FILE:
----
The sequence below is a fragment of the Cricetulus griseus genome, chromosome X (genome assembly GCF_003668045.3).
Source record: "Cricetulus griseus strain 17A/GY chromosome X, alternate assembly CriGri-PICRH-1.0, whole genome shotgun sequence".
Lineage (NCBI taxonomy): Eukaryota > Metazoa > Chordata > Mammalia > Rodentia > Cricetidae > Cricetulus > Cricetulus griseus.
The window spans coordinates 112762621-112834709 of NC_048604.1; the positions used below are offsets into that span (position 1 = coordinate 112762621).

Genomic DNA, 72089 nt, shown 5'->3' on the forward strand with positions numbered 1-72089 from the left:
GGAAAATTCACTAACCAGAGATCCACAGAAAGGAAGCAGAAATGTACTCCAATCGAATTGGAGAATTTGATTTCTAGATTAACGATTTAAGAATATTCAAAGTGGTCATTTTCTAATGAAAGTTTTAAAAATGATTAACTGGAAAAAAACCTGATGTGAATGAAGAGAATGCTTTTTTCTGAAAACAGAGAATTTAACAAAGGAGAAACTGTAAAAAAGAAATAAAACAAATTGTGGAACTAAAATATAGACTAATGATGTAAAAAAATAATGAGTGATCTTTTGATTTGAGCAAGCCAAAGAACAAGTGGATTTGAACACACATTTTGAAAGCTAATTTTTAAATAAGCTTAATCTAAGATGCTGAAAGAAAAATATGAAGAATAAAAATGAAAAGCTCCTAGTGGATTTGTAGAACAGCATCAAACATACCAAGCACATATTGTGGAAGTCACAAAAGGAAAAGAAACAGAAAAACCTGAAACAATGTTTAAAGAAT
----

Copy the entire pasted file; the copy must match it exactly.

The sequence below is a fragment of the Cricetulus griseus genome, chromosome X (genome assembly GCF_003668045.3).
Source record: "Cricetulus griseus strain 17A/GY chromosome X, alternate assembly CriGri-PICRH-1.0, whole genome shotgun sequence".
Lineage (NCBI taxonomy): Eukaryota > Metazoa > Chordata > Mammalia > Rodentia > Cricetidae > Cricetulus > Cricetulus griseus.
The window spans coordinates 112762621-112834709 of NC_048604.1; the positions used below are offsets into that span (position 1 = coordinate 112762621).

Genomic DNA, 72089 nt, shown 5'->3' on the forward strand with positions numbered 1-72089 from the left:
GGAAAATTCACTAACCAGAGATCCACAGAAAGGAAGCAGAAATGTACTCCAATCGAATTGGAGAATTTGATTTCTAGATTAACGATTTAAGAATATTCAAAGTGGTCATTTTCTAATGAAAGTTTTAAAAATGATTAACTGGAAAAAAACCTGATGTGAATGAAGAGAATGCTTTTTTCTGAAAACAGAGAATTTAACAAAGGAGAAACTGTAAAAAAGAAATAAAACAAATTGTGGAACTAAAATATAGACTAATGATGTAAAAAAATAATGAGTGATCTTTTGATTTGAGCAAGCCAAAGAACAAGTGGATTTGAACACACATTTTGAAAGCTAATTTTTAAATAAGCTTAATCTAAGATGCTGAAAGAAAAATATGAAGAATAAAAATGAAAAGCTCCTAGTGGATTTGTAGAACAGCATCAAACATACCAAGCACATATTGTGGAAGTCACAAAAGGAAAAGAAACAGAAAAACCTGAAACAATGTTTAAAGAAT